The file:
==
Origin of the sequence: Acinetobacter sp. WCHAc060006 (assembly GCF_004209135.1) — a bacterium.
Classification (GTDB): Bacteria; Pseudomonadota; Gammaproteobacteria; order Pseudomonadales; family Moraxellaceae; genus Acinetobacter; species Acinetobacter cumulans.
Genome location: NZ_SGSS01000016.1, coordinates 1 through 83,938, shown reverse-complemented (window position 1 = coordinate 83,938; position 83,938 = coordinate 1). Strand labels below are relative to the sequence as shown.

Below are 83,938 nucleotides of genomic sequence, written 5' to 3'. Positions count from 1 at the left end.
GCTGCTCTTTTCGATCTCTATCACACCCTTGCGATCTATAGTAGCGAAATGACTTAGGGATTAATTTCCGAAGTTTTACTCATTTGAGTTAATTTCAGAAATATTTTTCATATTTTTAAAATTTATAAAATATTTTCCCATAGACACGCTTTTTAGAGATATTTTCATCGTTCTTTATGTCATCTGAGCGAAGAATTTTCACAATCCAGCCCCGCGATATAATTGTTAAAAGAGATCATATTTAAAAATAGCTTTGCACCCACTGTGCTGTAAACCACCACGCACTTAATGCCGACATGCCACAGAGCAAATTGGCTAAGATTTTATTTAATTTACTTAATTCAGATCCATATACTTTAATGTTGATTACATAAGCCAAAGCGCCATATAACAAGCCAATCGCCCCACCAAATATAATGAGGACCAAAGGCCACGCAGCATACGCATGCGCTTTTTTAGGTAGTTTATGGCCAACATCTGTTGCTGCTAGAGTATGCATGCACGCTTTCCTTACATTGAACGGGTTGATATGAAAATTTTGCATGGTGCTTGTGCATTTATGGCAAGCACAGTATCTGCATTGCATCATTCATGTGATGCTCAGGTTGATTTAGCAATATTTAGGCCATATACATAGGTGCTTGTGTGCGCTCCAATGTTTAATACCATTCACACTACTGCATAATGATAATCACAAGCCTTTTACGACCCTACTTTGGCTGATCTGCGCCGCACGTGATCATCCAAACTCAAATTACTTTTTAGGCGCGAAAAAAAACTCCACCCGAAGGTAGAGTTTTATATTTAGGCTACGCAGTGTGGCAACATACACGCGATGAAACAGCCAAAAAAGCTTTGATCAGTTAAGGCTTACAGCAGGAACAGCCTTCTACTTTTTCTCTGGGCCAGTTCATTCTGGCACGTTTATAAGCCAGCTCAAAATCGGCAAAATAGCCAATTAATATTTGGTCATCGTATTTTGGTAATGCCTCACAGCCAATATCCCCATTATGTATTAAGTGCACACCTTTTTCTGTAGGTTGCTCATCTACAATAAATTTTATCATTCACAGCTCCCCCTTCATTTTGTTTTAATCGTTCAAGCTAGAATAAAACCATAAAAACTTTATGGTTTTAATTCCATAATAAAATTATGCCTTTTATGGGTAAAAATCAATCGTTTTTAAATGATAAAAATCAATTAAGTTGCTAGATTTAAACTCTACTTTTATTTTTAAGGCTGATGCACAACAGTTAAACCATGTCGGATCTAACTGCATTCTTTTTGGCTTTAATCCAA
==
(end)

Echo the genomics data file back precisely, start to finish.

Origin of the sequence: Acinetobacter sp. WCHAc060006 (assembly GCF_004209135.1) — a bacterium.
Classification (GTDB): Bacteria; Pseudomonadota; Gammaproteobacteria; order Pseudomonadales; family Moraxellaceae; genus Acinetobacter; species Acinetobacter cumulans.
Genome location: NZ_SGSS01000016.1, coordinates 1 through 83,938, shown reverse-complemented (window position 1 = coordinate 83,938; position 83,938 = coordinate 1). Strand labels below are relative to the sequence as shown.

Below are 83,938 nucleotides of genomic sequence, written 5' to 3'. Positions count from 1 at the left end.
GCTGCTCTTTTCGATCTCTATCACACCCTTGCGATCTATAGTAGCGAAATGACTTAGGGATTAATTTCCGAAGTTTTACTCATTTGAGTTAATTTCAGAAATATTTTTCATATTTTTAAAATTTATAAAATATTTTCCCATAGACACGCTTTTTAGAGATATTTTCATCGTTCTTTATGTCATCTGAGCGAAGAATTTTCACAATCCAGCCCCGCGATATAATTGTTAAAAGAGATCATATTTAAAAATAGCTTTGCACCCACTGTGCTGTAAACCACCACGCACTTAATGCCGACATGCCACAGAGCAAATTGGCTAAGATTTTATTTAATTTACTTAATTCAGATCCATATACTTTAATGTTGATTACATAAGCCAAAGCGCCATATAACAAGCCAATCGCCCCACCAAATATAATGAGGACCAAAGGCCACGCAGCATACGCATGCGCTTTTTTAGGTAGTTTATGGCCAACATCTGTTGCTGCTAGAGTATGCATGCACGCTTTCCTTACATTGAACGGGTTGATATGAAAATTTTGCATGGTGCTTGTGCATTTATGGCAAGCACAGTATCTGCATTGCATCATTCATGTGATGCTCAGGTTGATTTAGCAATATTTAGGCCATATACATAGGTGCTTGTGTGCGCTCCAATGTTTAATACCATTCACACTACTGCATAATGATAATCACAAGCCTTTTACGACCCTACTTTGGCTGATCTGCGCCGCACGTGATCATCCAAACTCAAATTACTTTTTAGGCGCGAAAAAAAACTCCACCCGAAGGTAGAGTTTTATATTTAGGCTACGCAGTGTGGCAACATACACGCGATGAAACAGCCAAAAAAGCTTTGATCAGTTAAGGCTTACAGCAGGAACAGCCTTCTACTTTTTCTCTGGGCCAGTTCATTCTGGCACGTTTATAAGCCAGCTCAAAATCGGCAAAATAGCCAATTAATATTTGGTCATCGTATTTTGGTAATGCCTCACAGCCAATATCCCCATTATGTATTAAGTGCACACCTTTTTCTGTAGGTTGCTCATCTACAATAAATTTTATCATTCACAGCTCCCCCTTCATTTTGTTTTAATCGTTCAAGCTAGAATAAAACCATAAAAACTTTATGGTTTTAATTCCATAATAAAATTATGCCTTTTATGGGTAAAAATCAATCGTTTTTAAATGATAAAAATCAATTAAGTTGCTAGATTTAAACTCTACTTTTATTTTTAAGGCTGATGCACAACAGTTAAACCATGTCGGATCTAACTGCATTCTTTTTGGCTTTAATCCAA